Monday, December 16, 2013

What is your value? It's probably not what you think!

How much are you worth?  Do you know how to determine YOUR value?

One of the biggest challenges I've had since trying to be a business owner is trying to determine how much I really am worth.

I take a look at many other business owners.  Truthfully, one reason is that I am nosy, but the biggest reason is I try to see if I can find a method THEY are using that I can apply to myself.

Most of us do not know our own value.

Truthfully, I am not sure that many of us really use a lot of science on determining our value.

I've seen people shoot for the moon...and occasionally getting what they seek.  Most of the time, these people have high rates but few job prospects.

I've seen people UNDERSELL themselves...and they seem either (a) to have a lot of work and not be happy or strangely (b) not have very much work.

Of the people and companies that ask for a lot and successfully obtain clients to pay that much, I notice that they already were surrounded by friends who have a lot of money or previous contacts who are part of businesses that are accustomed to paying higher rates.  Actually, this is a good plan IF you are a part of one of these groups, but obviously not everyone is.

How can you determine your value?

Honestly, I see three (3) ways to determine your value:
1. Labor Market Salary Survey Reports
2. Amount of Money Generated by You
3. Amount of Money Someone Else Makes from Free Time Generated by You

There might be others, but as I blend a combination of my observations and my own independent thoughts, these are the three legitimate ways I see to determine value.

1. Labor Market Salary Survey Reports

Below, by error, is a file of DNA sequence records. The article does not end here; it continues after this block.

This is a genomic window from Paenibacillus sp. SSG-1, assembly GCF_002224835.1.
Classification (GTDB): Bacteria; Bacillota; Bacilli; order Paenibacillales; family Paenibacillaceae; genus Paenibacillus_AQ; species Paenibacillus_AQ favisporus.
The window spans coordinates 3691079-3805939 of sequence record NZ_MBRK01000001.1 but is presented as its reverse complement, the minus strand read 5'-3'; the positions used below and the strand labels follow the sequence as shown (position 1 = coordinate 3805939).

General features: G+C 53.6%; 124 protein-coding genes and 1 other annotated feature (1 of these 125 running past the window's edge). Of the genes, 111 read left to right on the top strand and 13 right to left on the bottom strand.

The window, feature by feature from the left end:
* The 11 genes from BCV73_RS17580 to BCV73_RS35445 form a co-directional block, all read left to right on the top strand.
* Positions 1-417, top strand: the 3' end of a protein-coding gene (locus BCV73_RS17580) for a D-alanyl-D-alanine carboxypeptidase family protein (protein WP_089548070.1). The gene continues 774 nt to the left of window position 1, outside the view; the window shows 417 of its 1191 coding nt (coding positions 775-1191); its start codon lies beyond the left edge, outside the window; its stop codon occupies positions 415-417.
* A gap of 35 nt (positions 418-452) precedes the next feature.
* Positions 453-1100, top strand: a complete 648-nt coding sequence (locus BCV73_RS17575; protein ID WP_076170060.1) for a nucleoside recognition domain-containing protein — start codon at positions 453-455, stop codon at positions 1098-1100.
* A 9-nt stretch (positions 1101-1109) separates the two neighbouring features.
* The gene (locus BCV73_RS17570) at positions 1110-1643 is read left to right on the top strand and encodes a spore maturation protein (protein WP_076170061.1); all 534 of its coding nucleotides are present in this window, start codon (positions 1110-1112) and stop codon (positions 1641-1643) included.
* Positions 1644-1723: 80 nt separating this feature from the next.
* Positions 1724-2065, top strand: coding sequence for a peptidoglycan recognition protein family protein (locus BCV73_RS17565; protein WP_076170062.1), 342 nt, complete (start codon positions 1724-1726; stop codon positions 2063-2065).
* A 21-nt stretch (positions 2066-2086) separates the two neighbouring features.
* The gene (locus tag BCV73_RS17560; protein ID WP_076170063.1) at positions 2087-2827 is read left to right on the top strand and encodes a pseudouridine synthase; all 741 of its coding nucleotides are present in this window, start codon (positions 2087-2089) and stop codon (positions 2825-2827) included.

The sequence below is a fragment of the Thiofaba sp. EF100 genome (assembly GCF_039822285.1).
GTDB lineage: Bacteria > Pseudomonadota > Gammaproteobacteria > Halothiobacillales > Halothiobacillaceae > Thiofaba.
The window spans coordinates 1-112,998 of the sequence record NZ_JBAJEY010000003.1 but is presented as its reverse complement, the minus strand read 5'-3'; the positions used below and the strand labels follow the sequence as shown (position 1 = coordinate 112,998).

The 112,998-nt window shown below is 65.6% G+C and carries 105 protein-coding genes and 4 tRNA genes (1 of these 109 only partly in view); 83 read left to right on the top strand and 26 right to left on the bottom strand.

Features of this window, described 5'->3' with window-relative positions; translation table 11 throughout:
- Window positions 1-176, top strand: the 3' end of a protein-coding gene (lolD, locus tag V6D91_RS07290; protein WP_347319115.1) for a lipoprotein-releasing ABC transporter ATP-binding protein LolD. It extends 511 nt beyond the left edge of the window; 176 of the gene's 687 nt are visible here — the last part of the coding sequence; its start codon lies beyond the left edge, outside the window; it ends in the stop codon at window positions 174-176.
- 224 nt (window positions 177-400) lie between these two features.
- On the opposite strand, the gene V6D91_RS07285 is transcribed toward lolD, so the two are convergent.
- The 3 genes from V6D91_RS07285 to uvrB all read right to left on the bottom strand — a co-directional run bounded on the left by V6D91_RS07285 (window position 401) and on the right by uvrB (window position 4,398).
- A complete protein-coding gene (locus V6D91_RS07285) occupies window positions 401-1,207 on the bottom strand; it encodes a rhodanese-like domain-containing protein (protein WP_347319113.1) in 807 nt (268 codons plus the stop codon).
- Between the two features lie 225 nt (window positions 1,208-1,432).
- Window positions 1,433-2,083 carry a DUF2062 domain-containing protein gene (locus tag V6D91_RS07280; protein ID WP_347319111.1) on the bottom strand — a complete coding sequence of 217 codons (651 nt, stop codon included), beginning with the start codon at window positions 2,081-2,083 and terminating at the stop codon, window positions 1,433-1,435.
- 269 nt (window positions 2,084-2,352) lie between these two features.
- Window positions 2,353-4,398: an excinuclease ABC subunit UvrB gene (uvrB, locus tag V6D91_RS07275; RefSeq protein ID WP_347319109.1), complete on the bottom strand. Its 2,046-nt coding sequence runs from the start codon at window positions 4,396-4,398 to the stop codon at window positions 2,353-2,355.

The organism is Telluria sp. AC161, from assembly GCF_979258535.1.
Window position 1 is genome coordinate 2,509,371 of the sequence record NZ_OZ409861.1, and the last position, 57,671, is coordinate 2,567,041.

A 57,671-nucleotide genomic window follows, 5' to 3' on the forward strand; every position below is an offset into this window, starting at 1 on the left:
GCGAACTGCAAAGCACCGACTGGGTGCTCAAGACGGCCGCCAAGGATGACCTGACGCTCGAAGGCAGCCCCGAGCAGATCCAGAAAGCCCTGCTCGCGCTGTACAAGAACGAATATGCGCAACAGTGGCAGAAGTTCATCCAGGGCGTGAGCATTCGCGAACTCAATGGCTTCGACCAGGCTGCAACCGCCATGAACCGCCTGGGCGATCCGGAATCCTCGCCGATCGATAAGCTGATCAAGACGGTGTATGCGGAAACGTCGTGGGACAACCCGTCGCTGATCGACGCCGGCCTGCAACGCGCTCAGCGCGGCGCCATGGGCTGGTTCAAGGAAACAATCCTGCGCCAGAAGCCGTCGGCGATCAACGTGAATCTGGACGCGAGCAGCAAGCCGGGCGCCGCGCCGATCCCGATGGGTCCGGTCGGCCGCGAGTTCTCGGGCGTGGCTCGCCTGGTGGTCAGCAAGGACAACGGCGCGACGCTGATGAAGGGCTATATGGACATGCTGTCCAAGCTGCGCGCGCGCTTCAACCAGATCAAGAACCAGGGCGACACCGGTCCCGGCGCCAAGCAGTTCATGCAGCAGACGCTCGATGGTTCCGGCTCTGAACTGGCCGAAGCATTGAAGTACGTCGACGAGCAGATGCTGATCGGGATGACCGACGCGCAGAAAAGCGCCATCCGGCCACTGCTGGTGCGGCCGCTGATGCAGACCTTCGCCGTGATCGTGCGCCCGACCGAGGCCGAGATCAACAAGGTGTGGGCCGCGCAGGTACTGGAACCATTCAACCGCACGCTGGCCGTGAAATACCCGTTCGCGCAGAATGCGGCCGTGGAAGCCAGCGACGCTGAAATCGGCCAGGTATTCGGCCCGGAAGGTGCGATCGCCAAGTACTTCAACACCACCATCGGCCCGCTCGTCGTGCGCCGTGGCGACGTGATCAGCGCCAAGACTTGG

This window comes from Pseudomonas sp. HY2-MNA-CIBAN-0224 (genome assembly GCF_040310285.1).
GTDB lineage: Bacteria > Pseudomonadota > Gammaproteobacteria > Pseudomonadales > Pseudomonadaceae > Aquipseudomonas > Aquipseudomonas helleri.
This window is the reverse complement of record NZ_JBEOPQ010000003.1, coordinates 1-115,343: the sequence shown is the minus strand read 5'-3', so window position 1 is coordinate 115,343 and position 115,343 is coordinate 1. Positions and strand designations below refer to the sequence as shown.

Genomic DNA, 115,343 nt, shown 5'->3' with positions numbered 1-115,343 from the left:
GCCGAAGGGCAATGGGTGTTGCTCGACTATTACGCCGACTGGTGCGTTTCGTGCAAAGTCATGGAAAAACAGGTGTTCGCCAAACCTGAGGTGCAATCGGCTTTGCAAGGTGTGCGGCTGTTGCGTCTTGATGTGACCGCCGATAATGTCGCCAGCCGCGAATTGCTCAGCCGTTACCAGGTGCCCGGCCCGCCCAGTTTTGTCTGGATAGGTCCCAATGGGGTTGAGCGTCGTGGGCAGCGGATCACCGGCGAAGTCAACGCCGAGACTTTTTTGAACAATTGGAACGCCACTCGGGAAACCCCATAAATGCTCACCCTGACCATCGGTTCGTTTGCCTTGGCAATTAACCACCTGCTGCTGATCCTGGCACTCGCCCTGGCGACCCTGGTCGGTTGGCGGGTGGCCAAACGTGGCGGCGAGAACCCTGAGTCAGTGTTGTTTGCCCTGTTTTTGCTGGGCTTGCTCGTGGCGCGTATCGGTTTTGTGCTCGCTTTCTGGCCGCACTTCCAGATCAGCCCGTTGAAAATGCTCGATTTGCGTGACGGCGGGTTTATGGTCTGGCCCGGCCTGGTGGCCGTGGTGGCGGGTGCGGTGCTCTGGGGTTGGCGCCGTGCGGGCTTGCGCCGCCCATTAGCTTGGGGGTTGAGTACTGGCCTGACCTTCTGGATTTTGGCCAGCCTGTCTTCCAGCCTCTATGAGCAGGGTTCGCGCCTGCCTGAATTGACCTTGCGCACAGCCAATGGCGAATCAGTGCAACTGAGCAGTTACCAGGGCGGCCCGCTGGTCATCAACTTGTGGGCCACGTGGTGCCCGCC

This is--by far--my least favorite method to determine value of the three.

However, at the very least, if there is demand for you or what you offer, you are silly if you do not take what the market offers you.

I have a few problems with using Labor Market Salary Survey reports to determine your value.  First, many people lie on those surveys.  Even when nobody is looking, many people still have a need to look good to a stranger, even one they will never see, much less meet.  My second issue with these surveys is that Person A can have the same Job Title and Person B, but each person's job is entirely different.  The comparison is not apples-to-apples.

My biggest problem with using salary surveys to determine your value is that most people do not know their own value, and they definitely do not have any idea how much genuine value you provide for the company.  Most employees and bosses of companies are too far from the books to gain a true understanding of their value.  The determined values are almost (if not entirely) arbitrary.

Even if YOU know your value, far too many people responding to the salary survey do NOT know their value.  Therefore, the figures are skewed.

2. Amount of Money Generated by You

Identifying the amount of money you generate is the most obvious way to determine your value--conceptually.

If this figure is accessible, this requires no further explanation.

The problem--for most of us--is that we are not exactly sure how much money we generate.  (See explanation within #1 Labor Market Salary Survey Reports)

For this method to determine our true value to be effective (and real), we need to know three (3) things:
A. Amount of Sales We Generate